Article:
Questions remain over Wigan man's death

A coroner has told a Wigan family that they may never know why their relative drowned in a pond just yards away from his home.

Wednesday, 25th September 2019, 10:28 am
Updated Wednesday, 25th September 2019, 11:28 am
John Peter Heyes

John Peter Heyes was found in a swampy area in Marsh Green on November 4 2018. The 35-year-old had not been seen since October 22, and a police investigation into his disappearance was launched three days later.

A post-mortem found he had died of drowning, hypothermia and amphetamine toxicity.

But an inquest at Bolton Coroners Court was unable to answer his family’s most pressing questions, such as how and why he came to be in the woodlands in the first place.

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Mr Heyes, known to his family and friends as Johnny, was described as “a wonderful person” who was “loved by many” and would be “greatly missed.”

He was living alone in a bungalow in Marsh Green at the time of his disappearance.

Raised in Beech Hill, he was diagnosed with cerebral palsy as a child and began suffering seizures when going through puberty. He would suffer fits daily for the rest of life, assistant coroner Rachel Galloway heard.

He had a passion for taking apart bicycles and rebuilding them, and enjoyed walking, the inquest was told, and he would see his mum Pauline every day.

But when she had not heard from him on October 23, she visited his bungalow only to discover he wasn’t home.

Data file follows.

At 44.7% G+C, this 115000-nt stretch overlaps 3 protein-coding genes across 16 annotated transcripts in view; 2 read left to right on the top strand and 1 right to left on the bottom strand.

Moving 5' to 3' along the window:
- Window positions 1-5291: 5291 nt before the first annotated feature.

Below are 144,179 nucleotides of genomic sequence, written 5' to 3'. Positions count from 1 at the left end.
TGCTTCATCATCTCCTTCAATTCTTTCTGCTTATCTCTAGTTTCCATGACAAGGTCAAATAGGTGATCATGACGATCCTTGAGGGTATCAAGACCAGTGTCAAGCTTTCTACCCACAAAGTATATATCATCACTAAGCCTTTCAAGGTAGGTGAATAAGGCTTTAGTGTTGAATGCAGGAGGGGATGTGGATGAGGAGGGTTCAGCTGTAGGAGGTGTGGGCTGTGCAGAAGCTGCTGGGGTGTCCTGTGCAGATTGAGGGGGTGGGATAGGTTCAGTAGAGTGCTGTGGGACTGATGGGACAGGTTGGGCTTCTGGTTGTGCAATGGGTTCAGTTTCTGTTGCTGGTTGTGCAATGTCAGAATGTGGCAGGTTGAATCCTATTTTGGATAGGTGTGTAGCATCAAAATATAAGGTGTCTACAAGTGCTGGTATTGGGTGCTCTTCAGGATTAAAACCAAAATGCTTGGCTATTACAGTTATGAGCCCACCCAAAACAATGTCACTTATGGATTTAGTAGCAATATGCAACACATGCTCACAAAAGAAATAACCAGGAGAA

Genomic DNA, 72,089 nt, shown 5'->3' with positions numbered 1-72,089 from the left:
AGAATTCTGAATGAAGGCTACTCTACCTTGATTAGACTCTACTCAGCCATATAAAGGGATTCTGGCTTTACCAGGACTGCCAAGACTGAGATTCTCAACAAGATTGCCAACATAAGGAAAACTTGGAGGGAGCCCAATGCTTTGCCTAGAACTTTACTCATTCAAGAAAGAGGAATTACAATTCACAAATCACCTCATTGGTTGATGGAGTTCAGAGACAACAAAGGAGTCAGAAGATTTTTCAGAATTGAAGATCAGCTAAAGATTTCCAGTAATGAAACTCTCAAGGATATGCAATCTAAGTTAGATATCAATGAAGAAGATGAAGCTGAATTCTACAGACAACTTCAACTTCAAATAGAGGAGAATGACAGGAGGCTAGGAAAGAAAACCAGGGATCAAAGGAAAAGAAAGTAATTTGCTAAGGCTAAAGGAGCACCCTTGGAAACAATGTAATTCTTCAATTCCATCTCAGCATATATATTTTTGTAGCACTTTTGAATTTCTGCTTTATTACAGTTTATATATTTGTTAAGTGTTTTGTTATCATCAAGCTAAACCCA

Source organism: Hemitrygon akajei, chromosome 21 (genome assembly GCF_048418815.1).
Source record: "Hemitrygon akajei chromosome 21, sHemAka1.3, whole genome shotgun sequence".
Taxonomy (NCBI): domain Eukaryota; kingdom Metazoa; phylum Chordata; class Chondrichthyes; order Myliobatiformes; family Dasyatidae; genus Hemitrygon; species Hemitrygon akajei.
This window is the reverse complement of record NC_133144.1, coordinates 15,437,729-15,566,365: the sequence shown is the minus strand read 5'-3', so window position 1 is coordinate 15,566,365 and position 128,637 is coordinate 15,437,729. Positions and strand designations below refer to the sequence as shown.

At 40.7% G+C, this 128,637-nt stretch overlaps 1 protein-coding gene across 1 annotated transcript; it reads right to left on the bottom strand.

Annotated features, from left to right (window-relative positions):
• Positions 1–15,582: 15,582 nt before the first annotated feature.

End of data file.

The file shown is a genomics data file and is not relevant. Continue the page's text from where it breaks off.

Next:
He was reported missing to Greater Manchester Police, who categorised him as a “medium risk” missing person, meaning they did not believe he was in immediate danger.

Searches were conducted by the police and concerned relatives, but it was not until almost a fortnight later that Mr Heyes’ body was found by a family friend, in a marshy wooded area to the rear of his bungalow between Marsh Green and Martland Mill.

Experts were unable to determine precisely how long he had been in the water before he was found, but it was thought he had died on or close to the day he went missing.

Toxicology tests found low concentrations of cannabis, amphetamines and anti-epilepsy medication, which Ms Galloway said may have combined to confuse Mr Heyes and make it difficult for him to get out of the boggy area.

She recorded an open conclusion, saying that Mr Heyes’ reasons for entering the water “were unclear.”

She said: “In terms of how he got there and why, it is not possible for me to say.

“There is no evidence to suggest that there were other people there, but it cannot be entirely ruled out.”

GMP referred itself to the Independent Office for Police Complaints, to determine if the force had failed in its duty to find Mr Heyes, but the IOPC found no wrongdoing.